In 2021, SERLC protected one thousand three hundred twenty-one (1,321) acres of rare habitats, farms, forests, and creeks in North Carolina, Georgia and Alabama. This now brings our cumulative total to 34,750 acres of land protected. And we’re looking forward to protecting more land in the future. More farmland was permanently protected, which we consider a patriotic duty to help the stability of food sources and rural communities in the US. Rare habitats and species were also given protection. The Covid situation has focused an even brighter spotlight on how crucial natural and open spaces are for quality of life, as well as food sources and natural communities which may contain future medicinal cures. Of our 140 projects, 23 are in Alabama, 52 in Georgia, 39 in North Carolina, 23 in South Carolina, and 3 in Tennessee. The projects range from the mountains, ridge & valley, piedmont, and sandhills to the coast.

2021 Land Stewardship Awards

With so many great things going on, it was again too hard to choose between two admirable people, so we are honoring both.

Photo of Jim Palmer with KarinJim Palmer

Jim is a naturalist extraordinaire and is responsible for saving hundreds of native hemlock trees.  It was so wild to see a community come together so strongly and volunteer in such freezing cold weather! At the start, I was wondering what kind of person could rally so many people to turn out. Then Jim shared the naturalist newsletters with me and I understood! For years, one of my dreams has been to help save hemlock trees. It would not have happened without Jim and all of the enthusiastic, dedicated volunteers!

This iconic tree, this important legacy of our mountains has been losing the battle against the invasive hemlock woolly adelgid disease. It has wiped out the majority of hemlock trees that once covered our mountain coves. Birds, wildlife, and streams suffer as a result. Hemlocks have been so greatly lost already in the last number of years, even in most US Forest Service areas. So it is crucial to protect what we can. We are trying to build ‘islands of hope’ to hold open the jaws of extinction while a ‘cure’ is being sought. To see hope like this and good being done, especially in these current times, is wonderful.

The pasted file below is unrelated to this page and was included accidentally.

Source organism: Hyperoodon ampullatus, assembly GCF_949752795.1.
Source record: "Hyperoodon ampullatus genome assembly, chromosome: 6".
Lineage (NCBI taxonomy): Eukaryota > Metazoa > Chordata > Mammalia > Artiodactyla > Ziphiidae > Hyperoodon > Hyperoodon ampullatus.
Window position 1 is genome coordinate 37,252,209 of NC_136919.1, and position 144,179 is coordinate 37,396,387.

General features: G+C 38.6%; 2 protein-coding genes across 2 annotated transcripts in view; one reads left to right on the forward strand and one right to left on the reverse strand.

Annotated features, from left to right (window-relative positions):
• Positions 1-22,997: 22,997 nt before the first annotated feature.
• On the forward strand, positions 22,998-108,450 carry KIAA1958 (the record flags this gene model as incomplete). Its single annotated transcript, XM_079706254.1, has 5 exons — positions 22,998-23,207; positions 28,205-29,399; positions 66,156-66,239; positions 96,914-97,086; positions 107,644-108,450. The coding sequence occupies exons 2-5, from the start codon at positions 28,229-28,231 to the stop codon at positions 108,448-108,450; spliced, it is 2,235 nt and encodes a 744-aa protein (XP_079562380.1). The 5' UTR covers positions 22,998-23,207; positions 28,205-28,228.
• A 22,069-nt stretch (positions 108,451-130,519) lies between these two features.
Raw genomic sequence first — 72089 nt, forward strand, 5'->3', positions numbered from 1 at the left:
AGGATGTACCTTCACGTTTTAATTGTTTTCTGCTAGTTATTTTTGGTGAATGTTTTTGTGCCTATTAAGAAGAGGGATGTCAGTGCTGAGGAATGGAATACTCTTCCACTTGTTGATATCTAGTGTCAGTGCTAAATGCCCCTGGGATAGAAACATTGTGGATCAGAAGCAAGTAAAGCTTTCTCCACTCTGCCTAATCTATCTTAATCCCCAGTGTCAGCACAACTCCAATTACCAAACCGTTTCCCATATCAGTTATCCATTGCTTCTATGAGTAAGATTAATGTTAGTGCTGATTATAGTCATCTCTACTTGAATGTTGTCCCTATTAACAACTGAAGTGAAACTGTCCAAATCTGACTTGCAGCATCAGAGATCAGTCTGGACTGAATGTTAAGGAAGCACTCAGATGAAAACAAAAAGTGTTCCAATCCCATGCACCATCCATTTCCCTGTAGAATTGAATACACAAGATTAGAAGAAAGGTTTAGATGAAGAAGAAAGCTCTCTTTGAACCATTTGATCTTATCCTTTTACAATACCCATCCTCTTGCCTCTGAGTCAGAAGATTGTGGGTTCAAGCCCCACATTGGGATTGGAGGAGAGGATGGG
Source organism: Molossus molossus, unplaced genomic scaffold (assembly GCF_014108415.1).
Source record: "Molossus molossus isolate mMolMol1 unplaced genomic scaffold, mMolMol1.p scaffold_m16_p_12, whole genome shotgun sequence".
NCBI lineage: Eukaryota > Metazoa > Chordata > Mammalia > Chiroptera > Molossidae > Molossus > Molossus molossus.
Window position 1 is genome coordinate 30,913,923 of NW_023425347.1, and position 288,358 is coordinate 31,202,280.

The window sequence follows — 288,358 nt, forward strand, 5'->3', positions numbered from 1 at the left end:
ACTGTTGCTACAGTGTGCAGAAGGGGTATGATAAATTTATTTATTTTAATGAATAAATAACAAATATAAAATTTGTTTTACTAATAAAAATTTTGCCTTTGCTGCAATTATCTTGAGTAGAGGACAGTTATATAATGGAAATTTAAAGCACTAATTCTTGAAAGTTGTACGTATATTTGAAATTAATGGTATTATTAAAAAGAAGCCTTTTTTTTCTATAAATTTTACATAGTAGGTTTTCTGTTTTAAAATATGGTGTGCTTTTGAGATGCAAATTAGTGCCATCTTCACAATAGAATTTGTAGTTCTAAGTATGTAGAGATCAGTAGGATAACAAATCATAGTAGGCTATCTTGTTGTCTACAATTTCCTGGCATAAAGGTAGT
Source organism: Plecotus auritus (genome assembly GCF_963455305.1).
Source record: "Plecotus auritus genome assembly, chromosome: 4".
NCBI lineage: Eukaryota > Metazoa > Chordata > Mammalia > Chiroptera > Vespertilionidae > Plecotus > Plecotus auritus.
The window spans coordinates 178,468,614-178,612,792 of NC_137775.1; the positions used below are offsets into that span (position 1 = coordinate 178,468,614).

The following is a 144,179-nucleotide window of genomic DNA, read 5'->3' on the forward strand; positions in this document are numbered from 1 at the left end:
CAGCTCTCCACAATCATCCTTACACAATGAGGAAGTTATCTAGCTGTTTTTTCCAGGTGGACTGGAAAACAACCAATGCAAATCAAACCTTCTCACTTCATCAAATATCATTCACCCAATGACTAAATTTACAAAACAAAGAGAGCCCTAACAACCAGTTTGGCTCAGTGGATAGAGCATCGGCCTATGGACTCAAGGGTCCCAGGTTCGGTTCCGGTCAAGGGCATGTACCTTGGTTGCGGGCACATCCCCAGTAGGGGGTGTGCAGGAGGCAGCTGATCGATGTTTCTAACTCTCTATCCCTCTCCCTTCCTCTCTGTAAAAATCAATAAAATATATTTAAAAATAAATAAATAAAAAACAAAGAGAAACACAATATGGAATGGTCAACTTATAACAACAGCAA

Forbes Buck

Forbes has been quite a force of conservation. We hold a number of conservation easements on land that he manages for his family. //father in law// Rural areas, especially toward the coast, are rapidly developing and the family has protected many acres. This includes all kinds of wetlands, forests, and interesting species. Forbes understands conservation and has remedied any problems we found with a pleasant, steady, and positive demeanor. He appreciates nature and enjoys being in the outdoors. I also appreciate his keen eye, in that he notices so many things in nature that others would likely miss.

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